Successfully reported this slideshow.
Your SlideShare is downloading. ×

Tier 6 pension reform myth vs reality

More Related Content

Related Books

Free with a 30 day trial from Scribd

See all

Related Audiobooks

Free with a 30 day trial from Scribd

See all

Tier 6 pension reform myth vs reality

  1. 1. Tier 6 Pension Reform Myth vs. Reality Myth 1: Creating a Tier 6 pension plan is an effort to “demonize” public employees. Reality: Public employees are the ones being hurt most by the out-of-control growth in pension costs for the local governments and their taxpayers. Rapidly rising pension costs crowd-out the ability of local governments to provide essential services and appropriately compensate and maintain the workforce necessary to provide such services. Tier 6 will produce long-term stability in public employer pension costs and, similarly, promote stability for public employees. Myth 2: Our public pension benefits in NY are meager and therefore should continue to be guaranteed, at their current benefit levels, for generations to come. Requiring new public employees to contribute a larger share toward the cost of their pension is unfair. Reality: NY’s public pension benefits are among the most generous in the nation and have rapidly become unaffordable to taxpayers. Over the past two decades, taxpayer-funded contributions to pensions by state/local employers (ERS/PFRS) have increased from $357 million to $4,165 million – an increase of $3.8 billion (or 1,067%) – and are expected to rise an additional 33% over the next three years. Myth 3: Yes, but current employer contributions are not high from an historical perspective. Reality: False. Over the past twenty years, annual pension contributions by NY’s public employers have averaged $1.3 billion. Today’s contribution level for employers is $4.2 billion – 212% higher than the two-decade average. Meanwhile, employee contribution levels are essentially identical to twenty years ago: $286 million today compared to $287 million in 1992, and actually below the historical average of $295 million. Furthermore, U.S. Census data ranks NY’s public employees 48th in terms of relative level of employee contributions to their pensions.
  2. 2. Myth 4: New York’s pension system isn’t broken. There is no need to reform one of the best-funded public pension funds in the nation. Reality: While our pension system is strong from a funding perspective, it is breaking the backs of taxpayers. The pension system is unsustainable in its current form as it fails to reflect taxpayers’ ongoing fiscal capacity to fund the system. Myth 5: Implementing a Defined Contribution plan in NY will be too complicated and too costly for the Retirement System and state/local government employers. Reality: The New York State and Local Retirement System currently bills and collects $114 million in charges from state and local government employers (i.e., The Taxpayer) to fund its administrative budget. This represents a 61% increase between 2006 and 2011. The NYSLRS has more than enough resources and expertise to smoothly implement a Tier 6. Myth 6: Employer contributions are minimal since the vast majority -- currently 83% -- of pension benefits are funded through market returns on system investments. Reality: The very fact that NY’s public pension system, which guarantees a “defined benefit,” relies heavily on an unpredictable and inconsistent revenue source (i.e., investment returns), is what causes public employers and their taxpayers to be a fiscal “backstop” when investment returns don’t meet actuarial expectations. Taxpayers need a more predictable and affordable pension benefit structure in New York. Public employers pay 16% of the cost of public pension benefits and the amount they pay has risen by $3.8 billion (1,000%) over twenty years. Meanwhile, public employees pay 1% of the cost of their pension benefits and the amount they pay has remained very stable over the entire twenty-year period. In fact, according to U.S. Census data, there are only two other states in the nation whose public employees contribute less to their pension than public employees do in New York. Myth 7: Defined Contribution plans are inherently risky and not intended to be a comprehensive retirement plan, but rather a supplement to defined benefit pensions. Reality: Longstanding voluntary participation by SUNY, CUNY and Federal government employees in Defined Contribution plans -- that ARE NOT 401(k) plans --has proven successful from both an employee and employer perspective. Myth 8: But individuals can’t be trusted to make the correct choice between Defined Benefit and Defined Contribution pension plans. Reality: The Tier 6 proposal is about options for new employees. The Retirement System, employers and employee unions will play a key role in ensuring that their members make educated decisions when choosing between a DB and a DC plan.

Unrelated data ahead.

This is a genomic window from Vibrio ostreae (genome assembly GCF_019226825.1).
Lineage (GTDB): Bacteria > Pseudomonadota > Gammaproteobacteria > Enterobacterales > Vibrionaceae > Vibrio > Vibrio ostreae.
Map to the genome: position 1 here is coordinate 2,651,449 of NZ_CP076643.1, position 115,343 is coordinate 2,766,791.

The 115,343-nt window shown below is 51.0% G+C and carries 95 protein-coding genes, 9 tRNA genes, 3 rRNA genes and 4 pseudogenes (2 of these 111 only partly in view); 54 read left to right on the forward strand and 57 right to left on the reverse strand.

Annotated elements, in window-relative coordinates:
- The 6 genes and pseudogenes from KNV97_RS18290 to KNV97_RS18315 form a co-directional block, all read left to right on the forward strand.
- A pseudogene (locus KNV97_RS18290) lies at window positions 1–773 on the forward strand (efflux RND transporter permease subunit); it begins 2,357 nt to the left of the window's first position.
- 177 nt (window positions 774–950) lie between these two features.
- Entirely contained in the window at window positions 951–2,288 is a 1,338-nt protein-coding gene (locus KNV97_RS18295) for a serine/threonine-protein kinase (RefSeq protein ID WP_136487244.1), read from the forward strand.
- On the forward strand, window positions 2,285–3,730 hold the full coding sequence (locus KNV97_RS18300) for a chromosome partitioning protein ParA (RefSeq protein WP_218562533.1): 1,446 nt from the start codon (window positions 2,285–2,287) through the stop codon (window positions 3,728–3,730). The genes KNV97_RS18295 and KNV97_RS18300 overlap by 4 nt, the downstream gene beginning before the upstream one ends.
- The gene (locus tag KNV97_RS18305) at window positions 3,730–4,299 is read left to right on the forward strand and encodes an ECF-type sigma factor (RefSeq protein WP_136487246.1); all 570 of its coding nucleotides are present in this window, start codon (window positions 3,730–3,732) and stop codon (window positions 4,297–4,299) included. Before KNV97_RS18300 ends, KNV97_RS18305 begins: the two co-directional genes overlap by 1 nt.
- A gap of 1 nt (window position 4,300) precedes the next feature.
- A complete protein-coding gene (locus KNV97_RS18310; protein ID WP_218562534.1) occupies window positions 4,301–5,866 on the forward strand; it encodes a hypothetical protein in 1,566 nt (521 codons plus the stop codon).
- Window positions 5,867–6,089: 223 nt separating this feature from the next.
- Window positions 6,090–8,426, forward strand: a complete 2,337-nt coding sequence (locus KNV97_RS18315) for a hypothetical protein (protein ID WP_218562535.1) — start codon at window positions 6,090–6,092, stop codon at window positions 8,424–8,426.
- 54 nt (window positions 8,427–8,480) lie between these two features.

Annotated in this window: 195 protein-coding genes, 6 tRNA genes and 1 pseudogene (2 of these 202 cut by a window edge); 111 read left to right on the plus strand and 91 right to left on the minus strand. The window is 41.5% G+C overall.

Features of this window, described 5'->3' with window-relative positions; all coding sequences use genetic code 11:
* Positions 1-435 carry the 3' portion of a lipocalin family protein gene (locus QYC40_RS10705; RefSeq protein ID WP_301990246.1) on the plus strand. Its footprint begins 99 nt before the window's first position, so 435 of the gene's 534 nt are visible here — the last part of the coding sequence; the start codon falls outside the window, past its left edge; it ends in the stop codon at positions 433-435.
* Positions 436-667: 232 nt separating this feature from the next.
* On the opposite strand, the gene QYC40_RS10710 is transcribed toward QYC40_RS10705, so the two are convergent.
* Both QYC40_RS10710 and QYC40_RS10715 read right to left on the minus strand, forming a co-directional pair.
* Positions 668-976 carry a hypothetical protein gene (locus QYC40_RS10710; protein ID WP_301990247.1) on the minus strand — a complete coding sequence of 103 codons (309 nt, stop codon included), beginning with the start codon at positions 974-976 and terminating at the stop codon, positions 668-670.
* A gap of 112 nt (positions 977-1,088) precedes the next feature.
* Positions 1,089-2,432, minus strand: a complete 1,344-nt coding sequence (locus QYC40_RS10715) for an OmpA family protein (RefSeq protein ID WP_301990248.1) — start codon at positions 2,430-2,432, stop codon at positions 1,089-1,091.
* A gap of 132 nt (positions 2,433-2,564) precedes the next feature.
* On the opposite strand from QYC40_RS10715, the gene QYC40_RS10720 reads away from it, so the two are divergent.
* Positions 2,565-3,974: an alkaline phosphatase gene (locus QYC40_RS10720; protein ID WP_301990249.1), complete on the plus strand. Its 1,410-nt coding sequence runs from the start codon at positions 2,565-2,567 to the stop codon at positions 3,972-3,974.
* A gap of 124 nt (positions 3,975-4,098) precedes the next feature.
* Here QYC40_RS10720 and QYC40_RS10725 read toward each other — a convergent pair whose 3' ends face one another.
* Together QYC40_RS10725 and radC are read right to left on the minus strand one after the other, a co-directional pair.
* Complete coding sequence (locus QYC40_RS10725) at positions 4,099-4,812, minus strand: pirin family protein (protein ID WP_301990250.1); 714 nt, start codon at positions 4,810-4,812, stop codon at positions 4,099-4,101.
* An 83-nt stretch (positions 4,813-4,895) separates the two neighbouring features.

×